It hit me: the cigarettes.
Mom never made much money, and she smoked the two packs a day. A pretty expensive habit if you do make money, and if you don’t, you buy the discount cigarettes, with as little in the way of filters as you can get under the law.
And then it really hit me: this was how I smelled growing up, in elementary school, in high school, in college, when I foolishly went home for a night every couple of weeks to wash my clothes, not thinking.
I walked around smelling like cheap cigarettes, a smell so bad that I couldn’t bear it past a short drive home as an adult.
I funked up every classroom, dorm room, social situation, you name it, all my life.
That little session with the guidance counselor in seventh grade wasn’t about me mentoring a kid into washing his hands after going to the bathroom.
It was because I was funkdafied, and she was trying to find a workaround.
Now, to the impact that this had on me in terms of me being horribly socially awkward. I was a mess as a teen.
I’ve mentioned being poor to the point of having a single pair of pants each year for school. I had pizza-face acne, to a point where I’d cry looking back at pictures of me from back then, if any existed, and thank God, they don’t.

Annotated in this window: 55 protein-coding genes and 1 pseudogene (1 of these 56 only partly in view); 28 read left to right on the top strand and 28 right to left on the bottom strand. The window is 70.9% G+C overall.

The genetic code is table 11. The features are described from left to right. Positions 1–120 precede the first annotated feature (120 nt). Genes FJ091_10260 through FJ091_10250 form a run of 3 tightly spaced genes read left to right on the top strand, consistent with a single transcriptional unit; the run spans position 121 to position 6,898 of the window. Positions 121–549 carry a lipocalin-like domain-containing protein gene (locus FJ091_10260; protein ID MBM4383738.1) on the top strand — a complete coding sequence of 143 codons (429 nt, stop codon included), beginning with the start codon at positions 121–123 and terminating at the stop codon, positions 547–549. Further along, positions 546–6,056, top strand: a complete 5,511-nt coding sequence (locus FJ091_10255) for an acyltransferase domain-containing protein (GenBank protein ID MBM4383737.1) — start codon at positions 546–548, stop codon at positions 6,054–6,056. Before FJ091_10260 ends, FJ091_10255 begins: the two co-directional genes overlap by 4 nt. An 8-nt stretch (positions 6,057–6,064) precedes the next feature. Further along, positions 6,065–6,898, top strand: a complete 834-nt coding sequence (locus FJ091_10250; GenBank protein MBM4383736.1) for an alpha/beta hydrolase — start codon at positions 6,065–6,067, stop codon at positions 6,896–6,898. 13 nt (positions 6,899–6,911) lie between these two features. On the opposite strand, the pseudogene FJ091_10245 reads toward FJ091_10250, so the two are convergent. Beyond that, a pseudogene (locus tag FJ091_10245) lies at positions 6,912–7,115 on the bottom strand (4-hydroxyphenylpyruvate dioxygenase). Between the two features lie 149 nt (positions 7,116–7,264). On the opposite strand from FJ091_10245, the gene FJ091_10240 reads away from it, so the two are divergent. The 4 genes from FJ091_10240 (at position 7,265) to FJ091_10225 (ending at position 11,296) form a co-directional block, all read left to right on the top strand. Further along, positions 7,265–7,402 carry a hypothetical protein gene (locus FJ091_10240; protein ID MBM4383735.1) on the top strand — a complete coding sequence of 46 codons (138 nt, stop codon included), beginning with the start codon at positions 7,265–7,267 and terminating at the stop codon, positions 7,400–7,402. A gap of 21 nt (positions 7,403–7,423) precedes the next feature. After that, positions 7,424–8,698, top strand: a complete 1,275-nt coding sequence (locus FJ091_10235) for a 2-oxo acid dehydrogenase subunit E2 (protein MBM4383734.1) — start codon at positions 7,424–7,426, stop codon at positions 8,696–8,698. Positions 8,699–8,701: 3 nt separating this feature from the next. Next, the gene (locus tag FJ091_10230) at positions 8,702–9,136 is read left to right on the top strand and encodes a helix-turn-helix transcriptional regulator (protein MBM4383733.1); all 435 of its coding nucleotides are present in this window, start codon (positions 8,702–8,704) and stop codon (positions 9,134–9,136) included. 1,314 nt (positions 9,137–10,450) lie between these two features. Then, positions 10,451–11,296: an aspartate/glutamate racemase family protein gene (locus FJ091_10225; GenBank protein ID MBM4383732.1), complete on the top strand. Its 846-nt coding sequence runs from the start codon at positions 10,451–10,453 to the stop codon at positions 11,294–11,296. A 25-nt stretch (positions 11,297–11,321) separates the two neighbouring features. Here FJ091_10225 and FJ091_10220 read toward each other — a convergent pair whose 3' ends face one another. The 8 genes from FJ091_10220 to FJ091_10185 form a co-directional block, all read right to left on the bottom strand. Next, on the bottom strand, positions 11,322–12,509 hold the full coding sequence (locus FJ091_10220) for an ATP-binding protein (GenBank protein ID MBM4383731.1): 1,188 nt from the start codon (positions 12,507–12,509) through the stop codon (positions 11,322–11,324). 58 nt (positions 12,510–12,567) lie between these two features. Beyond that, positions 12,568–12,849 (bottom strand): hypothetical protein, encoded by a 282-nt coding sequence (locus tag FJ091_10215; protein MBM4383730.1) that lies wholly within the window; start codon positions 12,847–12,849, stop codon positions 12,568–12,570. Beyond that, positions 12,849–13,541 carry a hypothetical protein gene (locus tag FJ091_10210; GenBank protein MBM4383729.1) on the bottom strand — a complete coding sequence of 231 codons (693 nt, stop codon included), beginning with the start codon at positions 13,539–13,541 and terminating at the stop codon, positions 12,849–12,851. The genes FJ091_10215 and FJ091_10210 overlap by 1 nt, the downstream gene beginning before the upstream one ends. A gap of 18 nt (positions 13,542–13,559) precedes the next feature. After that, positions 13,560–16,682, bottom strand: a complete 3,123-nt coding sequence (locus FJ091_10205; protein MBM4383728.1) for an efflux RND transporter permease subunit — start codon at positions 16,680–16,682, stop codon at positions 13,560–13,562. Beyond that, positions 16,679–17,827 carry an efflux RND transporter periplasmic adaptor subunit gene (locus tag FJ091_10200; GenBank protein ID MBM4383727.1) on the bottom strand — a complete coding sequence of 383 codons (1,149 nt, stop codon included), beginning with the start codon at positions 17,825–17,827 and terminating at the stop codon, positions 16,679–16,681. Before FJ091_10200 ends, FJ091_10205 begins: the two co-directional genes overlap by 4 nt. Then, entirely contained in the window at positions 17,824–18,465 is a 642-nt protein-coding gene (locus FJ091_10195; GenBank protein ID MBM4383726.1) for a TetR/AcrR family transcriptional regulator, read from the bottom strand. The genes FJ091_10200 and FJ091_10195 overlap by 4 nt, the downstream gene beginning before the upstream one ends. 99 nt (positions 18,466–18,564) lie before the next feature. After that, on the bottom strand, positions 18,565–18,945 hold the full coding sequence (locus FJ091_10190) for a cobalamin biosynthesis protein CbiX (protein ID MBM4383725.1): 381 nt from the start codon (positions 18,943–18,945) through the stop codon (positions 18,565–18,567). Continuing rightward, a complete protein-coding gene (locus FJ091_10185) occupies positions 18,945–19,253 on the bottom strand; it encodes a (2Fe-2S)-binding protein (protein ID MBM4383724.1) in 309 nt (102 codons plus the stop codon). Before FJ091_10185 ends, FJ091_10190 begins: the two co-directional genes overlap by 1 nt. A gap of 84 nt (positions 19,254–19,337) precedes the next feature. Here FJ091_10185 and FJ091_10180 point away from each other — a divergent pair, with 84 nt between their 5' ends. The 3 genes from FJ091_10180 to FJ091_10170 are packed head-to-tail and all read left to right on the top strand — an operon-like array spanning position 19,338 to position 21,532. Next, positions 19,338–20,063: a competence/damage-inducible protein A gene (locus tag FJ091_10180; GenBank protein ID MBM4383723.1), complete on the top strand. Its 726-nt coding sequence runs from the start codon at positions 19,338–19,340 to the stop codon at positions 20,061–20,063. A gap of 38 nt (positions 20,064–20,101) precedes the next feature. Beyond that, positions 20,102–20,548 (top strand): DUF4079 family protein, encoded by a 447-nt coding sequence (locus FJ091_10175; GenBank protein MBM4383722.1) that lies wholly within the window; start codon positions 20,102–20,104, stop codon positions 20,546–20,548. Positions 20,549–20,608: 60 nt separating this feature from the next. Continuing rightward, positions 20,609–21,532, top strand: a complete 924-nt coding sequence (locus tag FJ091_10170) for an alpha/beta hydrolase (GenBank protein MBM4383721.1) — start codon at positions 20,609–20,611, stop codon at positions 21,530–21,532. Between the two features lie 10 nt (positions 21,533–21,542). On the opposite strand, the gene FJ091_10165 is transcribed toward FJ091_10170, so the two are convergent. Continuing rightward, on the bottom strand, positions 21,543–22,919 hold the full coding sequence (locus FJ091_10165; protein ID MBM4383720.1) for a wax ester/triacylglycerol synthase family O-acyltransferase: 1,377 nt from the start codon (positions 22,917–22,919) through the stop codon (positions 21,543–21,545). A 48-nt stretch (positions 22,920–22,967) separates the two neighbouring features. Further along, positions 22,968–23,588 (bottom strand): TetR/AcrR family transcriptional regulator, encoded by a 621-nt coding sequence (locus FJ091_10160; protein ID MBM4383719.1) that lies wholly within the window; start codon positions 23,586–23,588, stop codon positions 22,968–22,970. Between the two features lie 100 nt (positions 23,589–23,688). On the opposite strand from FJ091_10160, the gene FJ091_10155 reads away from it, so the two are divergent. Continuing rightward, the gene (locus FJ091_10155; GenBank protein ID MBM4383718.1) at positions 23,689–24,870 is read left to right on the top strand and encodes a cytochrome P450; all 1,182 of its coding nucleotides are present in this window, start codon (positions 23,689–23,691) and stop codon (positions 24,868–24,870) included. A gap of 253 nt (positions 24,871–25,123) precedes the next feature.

You’re not going to be surprised to read that I’ve done some reading on the causes of acne, and that prolonged and consistent exposure to secondhand smoke is a known causal factor.
So, I had a pair of pants, one, had an awful, New England Journal of Medicine-worthy case of bad acne, and I smelled like cheap cigarettes.
I don’t have to further this by now going on about my utter lack of a social life.
Maybe it was a good thing. No distractions, right?
I’m always trying to find the positive.
I was tabbed for induction in the National Honor Society in 10th grade, with a nice ceremony at the school that, of course, my parents didn’t bother to attend, noticeable because the other inductees had parents there to soak in the moment with them.
I’ve mentioned my successes on the debate team, winning district and regional championships, and placing twice in the state tournament, held each year at the University of Virginia, in classrooms in which I would, later, study government and history.
Senior year, I had my one shot at being on the school’s Pop Quiz team, because I’d bought the $400 piece of crap jalopy, and could drive myself to the after-school practice sessions.
Our team ended up winning a state championship, and qualified for a national tournament, held that year in Chicago.
Early senior year, a big production was made of the guidance counselors meeting with us one-on-one to go over our progress toward graduation, and also let us know our class rank.
I was #2, with the top spot in striking distance.
I never assumed anything other than that I was going to go to college, because looking back, I had no reason to assume that I’d actually be able to.